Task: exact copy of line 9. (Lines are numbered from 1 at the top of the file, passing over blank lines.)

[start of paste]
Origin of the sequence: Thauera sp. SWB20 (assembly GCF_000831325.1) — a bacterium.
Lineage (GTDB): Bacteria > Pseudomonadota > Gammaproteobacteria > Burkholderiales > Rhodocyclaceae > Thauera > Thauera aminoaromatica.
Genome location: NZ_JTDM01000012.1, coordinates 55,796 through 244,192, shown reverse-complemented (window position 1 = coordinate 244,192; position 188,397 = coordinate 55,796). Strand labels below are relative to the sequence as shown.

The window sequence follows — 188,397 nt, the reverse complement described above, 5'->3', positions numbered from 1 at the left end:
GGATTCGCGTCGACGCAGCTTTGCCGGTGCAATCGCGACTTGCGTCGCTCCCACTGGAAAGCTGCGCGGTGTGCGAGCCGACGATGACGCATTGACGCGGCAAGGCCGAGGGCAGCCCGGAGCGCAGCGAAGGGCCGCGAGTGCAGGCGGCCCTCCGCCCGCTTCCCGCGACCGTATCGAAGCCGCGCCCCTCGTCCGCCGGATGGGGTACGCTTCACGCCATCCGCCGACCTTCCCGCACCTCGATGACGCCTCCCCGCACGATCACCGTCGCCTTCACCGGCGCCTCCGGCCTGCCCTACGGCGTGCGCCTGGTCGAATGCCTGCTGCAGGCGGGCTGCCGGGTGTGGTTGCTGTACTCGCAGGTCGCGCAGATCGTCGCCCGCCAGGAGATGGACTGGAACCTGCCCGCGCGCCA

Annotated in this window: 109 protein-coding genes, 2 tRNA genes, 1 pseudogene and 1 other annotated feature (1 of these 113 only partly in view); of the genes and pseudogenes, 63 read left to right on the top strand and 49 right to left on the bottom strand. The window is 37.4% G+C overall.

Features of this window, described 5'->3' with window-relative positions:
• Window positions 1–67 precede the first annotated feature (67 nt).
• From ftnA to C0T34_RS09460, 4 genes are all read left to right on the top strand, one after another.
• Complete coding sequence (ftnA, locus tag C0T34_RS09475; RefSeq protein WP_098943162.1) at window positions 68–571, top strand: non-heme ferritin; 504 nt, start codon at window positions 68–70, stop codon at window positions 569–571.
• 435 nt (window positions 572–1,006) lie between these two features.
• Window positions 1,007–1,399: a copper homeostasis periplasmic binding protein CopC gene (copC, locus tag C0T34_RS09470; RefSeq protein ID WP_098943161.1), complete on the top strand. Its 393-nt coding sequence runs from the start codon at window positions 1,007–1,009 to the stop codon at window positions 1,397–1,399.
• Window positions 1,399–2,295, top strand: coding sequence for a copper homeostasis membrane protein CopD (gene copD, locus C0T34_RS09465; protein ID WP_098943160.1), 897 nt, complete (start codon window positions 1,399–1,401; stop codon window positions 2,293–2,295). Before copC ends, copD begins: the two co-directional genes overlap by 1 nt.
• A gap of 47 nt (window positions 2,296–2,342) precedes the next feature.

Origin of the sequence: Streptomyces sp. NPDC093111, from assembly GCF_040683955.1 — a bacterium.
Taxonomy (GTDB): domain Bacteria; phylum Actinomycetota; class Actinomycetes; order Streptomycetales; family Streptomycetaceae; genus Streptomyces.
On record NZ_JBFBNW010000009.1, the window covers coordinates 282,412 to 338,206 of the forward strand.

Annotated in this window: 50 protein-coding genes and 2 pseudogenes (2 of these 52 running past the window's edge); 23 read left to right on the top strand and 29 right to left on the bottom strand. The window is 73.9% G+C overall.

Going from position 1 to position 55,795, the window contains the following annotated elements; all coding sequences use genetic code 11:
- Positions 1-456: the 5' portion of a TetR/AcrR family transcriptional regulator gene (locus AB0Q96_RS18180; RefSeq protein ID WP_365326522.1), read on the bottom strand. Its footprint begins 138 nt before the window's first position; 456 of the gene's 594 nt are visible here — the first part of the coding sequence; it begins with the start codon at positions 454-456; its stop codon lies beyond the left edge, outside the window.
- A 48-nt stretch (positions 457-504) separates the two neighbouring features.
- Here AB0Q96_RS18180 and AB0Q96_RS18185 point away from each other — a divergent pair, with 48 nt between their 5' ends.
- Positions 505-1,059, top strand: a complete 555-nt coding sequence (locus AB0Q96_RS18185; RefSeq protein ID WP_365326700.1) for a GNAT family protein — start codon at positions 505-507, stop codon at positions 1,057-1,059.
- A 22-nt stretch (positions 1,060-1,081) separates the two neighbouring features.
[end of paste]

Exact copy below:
• From ftnA to C0T34_RS09460, 4 genes are all read left to right on the top strand, one after another.